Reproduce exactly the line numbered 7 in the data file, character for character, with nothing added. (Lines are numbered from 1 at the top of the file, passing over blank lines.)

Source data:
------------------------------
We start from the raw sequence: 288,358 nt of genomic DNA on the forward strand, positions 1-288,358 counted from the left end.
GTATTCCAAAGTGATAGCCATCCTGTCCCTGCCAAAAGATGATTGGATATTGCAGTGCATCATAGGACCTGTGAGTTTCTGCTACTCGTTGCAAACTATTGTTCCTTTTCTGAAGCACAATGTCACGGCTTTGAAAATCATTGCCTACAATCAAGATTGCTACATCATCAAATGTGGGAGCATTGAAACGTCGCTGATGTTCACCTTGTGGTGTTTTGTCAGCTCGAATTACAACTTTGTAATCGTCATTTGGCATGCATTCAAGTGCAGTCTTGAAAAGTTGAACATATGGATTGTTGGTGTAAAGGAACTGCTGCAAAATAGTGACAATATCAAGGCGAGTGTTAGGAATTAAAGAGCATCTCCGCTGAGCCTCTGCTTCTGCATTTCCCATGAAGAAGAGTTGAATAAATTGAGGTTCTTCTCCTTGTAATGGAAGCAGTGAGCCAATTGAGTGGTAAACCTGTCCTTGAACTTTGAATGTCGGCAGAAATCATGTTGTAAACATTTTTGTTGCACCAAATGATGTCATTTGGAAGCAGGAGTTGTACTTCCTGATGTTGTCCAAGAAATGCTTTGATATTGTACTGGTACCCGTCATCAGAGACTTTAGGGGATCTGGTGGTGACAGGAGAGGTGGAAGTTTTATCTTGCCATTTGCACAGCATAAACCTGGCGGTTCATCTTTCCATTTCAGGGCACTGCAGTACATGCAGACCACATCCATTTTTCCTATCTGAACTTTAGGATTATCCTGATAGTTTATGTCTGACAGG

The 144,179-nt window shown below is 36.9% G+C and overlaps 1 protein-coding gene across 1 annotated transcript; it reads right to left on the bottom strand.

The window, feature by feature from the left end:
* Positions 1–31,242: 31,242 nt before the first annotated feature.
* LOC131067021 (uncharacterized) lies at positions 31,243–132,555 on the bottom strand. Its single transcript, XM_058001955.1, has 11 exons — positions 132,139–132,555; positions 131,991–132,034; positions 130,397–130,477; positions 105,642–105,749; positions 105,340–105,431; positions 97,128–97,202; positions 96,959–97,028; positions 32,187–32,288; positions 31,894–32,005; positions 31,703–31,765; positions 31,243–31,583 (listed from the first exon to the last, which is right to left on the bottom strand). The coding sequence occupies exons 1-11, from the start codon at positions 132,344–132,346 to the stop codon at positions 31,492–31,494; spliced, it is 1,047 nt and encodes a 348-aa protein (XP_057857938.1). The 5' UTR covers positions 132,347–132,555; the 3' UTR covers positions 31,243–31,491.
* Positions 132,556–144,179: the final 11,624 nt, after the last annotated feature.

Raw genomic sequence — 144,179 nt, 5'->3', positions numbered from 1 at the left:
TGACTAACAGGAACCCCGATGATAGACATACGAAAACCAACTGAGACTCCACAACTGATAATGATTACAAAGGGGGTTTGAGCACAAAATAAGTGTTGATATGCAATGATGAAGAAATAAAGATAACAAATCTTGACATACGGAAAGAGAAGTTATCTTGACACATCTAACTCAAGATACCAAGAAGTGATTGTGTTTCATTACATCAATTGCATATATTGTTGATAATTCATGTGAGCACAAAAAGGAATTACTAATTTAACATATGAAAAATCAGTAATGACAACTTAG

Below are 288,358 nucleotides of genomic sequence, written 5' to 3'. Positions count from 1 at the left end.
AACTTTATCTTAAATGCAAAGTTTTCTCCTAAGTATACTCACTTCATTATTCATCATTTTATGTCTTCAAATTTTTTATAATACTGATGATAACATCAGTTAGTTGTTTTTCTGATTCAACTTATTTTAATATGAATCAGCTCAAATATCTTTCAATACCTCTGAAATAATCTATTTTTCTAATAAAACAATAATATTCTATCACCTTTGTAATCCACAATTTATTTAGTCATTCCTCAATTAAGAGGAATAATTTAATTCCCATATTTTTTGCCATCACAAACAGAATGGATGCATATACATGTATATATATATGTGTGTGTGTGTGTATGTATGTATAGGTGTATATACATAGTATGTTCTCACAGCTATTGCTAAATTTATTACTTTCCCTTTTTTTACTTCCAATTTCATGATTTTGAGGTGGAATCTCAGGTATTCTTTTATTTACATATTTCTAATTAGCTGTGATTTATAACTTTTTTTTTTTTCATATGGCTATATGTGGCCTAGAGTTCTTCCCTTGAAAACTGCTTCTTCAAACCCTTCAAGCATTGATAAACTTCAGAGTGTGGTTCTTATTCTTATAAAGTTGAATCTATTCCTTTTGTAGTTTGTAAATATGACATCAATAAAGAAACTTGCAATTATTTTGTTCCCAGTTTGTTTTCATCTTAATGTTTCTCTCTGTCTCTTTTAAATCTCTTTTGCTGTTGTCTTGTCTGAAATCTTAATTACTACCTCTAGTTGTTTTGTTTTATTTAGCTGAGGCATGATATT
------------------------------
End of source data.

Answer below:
* Positions 132,556–144,179: the final 11,624 nt, after the last annotated feature.